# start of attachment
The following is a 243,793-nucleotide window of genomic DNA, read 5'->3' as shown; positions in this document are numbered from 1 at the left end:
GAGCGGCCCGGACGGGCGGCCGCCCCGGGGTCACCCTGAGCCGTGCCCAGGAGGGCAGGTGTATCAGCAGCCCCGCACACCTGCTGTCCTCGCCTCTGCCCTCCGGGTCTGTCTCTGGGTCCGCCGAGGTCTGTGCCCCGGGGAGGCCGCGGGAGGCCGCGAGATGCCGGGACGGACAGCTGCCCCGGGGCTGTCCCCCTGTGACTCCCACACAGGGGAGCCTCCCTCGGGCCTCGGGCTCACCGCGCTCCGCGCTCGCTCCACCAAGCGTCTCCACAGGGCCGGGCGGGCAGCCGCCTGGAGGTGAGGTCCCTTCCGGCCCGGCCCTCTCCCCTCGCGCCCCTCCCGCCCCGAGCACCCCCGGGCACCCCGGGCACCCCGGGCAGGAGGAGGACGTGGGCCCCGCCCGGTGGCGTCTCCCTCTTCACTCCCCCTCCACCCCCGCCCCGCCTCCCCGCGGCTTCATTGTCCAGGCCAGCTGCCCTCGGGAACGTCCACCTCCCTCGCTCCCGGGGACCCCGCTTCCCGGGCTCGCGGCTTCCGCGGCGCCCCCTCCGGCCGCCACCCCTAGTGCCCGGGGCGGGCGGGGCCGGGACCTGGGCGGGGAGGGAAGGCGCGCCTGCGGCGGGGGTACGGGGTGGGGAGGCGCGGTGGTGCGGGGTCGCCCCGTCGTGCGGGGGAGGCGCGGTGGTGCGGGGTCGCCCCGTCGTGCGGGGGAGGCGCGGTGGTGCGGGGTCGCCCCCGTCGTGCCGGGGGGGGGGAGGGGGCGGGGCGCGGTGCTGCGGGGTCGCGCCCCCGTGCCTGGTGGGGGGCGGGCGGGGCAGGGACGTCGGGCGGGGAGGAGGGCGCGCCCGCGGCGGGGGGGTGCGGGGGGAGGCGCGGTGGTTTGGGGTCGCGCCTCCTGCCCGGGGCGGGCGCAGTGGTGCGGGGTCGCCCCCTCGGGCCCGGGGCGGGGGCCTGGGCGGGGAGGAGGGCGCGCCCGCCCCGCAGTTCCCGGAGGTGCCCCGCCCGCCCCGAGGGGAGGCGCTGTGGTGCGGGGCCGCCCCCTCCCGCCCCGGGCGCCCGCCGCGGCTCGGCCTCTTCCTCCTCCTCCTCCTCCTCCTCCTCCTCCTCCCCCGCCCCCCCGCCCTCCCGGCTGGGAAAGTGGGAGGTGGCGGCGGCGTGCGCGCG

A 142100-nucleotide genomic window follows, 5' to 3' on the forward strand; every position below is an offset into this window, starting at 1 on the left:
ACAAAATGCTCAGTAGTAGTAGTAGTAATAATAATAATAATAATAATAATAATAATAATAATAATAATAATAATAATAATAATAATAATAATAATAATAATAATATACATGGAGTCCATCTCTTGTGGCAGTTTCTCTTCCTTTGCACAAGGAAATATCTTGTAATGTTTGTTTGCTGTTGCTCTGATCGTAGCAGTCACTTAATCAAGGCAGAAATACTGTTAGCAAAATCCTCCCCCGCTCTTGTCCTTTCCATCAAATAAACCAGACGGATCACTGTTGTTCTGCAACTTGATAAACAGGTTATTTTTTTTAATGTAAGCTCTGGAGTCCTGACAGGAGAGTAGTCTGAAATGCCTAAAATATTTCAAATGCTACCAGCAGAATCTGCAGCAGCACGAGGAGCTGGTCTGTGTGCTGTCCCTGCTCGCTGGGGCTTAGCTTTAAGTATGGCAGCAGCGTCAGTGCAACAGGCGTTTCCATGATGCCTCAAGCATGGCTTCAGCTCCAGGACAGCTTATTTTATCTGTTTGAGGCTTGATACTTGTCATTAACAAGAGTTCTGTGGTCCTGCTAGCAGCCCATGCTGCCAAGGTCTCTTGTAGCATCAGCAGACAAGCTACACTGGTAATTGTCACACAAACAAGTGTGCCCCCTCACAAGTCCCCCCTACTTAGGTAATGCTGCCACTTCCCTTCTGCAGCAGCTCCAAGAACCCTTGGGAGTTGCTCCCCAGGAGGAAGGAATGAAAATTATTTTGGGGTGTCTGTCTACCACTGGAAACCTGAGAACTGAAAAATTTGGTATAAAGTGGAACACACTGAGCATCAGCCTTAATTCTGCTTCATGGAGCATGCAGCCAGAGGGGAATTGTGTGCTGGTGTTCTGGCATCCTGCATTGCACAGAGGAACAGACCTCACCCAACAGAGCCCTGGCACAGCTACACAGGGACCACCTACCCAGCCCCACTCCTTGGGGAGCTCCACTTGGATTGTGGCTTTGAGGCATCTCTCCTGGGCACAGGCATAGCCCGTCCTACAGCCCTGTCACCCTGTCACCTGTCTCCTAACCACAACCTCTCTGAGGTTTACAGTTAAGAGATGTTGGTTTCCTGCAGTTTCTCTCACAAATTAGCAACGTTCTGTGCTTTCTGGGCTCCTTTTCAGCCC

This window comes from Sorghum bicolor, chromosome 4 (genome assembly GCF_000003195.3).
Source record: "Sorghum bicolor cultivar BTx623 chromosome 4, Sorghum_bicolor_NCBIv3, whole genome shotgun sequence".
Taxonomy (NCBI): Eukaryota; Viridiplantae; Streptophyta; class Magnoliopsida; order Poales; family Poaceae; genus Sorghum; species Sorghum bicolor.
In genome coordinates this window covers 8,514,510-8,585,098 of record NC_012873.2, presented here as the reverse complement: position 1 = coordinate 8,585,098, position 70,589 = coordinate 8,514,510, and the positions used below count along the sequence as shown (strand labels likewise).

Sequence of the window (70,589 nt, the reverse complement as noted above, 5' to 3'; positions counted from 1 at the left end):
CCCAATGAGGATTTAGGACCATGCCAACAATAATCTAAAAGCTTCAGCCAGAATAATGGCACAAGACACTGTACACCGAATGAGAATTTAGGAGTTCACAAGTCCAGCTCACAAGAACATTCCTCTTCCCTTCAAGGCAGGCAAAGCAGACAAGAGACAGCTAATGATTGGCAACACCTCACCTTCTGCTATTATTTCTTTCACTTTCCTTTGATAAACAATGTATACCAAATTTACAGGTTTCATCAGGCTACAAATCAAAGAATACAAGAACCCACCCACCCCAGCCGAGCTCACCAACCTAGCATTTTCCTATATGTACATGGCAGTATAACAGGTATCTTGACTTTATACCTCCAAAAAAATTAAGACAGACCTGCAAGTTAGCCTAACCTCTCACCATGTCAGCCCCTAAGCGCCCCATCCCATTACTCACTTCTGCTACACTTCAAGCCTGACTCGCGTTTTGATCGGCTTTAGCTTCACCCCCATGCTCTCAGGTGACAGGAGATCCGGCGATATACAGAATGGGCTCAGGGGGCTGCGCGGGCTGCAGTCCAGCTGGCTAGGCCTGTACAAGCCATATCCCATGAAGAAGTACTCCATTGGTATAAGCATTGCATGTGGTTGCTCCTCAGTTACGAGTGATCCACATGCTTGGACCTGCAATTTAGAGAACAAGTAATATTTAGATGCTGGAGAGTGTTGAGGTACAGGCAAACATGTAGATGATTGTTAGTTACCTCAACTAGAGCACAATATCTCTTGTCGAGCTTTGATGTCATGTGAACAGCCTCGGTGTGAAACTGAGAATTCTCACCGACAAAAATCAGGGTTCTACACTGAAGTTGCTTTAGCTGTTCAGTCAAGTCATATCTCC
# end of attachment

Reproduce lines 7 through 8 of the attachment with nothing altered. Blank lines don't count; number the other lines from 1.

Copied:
Taxonomy (NCBI): Eukaryota; Viridiplantae; Streptophyta; class Magnoliopsida; order Poales; family Poaceae; genus Sorghum; species Sorghum bicolor.
In genome coordinates this window covers 8,514,510-8,585,098 of record NC_012873.2, presented here as the reverse complement: position 1 = coordinate 8,585,098, position 70,589 = coordinate 8,514,510, and the positions used below count along the sequence as shown (strand labels likewise).